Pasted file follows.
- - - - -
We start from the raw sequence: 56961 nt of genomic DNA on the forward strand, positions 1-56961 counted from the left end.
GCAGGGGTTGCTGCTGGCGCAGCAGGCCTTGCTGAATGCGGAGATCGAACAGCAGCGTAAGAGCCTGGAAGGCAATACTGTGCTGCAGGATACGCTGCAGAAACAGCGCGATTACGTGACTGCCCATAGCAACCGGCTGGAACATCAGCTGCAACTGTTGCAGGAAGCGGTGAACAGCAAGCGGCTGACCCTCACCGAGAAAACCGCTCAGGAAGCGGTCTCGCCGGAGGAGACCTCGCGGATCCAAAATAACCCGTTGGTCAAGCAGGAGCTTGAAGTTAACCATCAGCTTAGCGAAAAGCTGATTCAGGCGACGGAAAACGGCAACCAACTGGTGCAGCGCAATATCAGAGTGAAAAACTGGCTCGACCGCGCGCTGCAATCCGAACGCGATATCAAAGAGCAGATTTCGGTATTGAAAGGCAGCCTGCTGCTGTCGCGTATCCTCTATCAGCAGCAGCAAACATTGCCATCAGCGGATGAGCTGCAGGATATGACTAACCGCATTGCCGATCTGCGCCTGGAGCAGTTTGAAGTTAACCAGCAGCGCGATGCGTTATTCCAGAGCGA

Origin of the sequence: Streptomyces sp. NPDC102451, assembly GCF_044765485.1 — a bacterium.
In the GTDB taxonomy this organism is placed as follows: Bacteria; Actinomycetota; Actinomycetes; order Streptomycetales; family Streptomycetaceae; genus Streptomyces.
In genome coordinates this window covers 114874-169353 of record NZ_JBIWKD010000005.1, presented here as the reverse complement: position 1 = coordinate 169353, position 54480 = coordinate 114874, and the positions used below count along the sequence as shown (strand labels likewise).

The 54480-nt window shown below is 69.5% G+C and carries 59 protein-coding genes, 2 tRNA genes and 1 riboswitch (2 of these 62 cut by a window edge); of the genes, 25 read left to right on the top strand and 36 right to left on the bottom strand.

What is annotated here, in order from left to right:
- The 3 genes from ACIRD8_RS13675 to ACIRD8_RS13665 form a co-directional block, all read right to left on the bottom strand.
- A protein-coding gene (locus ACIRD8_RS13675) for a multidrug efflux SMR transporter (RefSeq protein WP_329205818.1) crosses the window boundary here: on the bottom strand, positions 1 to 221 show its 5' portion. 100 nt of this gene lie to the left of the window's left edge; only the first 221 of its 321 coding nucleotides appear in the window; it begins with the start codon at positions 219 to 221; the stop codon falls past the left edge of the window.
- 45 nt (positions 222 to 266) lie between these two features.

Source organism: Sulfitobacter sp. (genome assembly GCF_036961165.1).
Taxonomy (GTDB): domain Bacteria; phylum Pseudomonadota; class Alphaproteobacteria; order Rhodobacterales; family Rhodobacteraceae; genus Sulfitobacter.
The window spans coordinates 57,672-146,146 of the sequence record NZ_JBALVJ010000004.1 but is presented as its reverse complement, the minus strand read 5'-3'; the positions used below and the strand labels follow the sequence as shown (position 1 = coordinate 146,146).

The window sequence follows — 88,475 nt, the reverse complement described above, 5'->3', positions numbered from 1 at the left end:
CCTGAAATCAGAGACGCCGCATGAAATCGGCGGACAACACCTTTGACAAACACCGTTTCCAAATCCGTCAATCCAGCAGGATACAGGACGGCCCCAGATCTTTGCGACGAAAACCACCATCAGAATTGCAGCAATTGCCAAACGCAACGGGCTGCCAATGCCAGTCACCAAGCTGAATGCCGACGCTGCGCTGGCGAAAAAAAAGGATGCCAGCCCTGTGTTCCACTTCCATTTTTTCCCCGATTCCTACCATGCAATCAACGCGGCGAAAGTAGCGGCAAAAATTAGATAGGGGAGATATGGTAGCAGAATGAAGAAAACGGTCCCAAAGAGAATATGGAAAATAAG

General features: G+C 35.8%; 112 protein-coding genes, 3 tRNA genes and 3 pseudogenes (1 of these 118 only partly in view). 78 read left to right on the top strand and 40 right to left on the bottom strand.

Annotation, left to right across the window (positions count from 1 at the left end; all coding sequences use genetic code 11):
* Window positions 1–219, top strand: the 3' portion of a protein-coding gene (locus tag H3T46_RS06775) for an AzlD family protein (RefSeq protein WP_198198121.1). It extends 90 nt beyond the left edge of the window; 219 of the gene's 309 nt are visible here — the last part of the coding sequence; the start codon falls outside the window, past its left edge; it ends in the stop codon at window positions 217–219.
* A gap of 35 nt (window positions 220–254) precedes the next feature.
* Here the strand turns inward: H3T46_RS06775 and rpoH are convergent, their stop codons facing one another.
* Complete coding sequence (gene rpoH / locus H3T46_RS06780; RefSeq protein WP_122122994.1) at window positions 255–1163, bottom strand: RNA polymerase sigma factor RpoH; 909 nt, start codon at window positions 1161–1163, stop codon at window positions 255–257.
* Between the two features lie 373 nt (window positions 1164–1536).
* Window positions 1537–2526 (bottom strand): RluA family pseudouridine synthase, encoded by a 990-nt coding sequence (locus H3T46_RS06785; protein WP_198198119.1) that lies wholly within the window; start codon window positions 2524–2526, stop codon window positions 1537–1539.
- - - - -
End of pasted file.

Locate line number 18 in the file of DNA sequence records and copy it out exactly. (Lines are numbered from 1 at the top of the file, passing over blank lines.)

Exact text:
* Window positions 1–219, top strand: the 3' portion of a protein-coding gene (locus tag H3T46_RS06775) for an AzlD family protein (RefSeq protein WP_198198121.1). It extends 90 nt beyond the left edge of the window; 219 of the gene's 309 nt are visible here — the last part of the coding sequence; the start codon falls outside the window, past its left edge; it ends in the stop codon at window positions 217–219.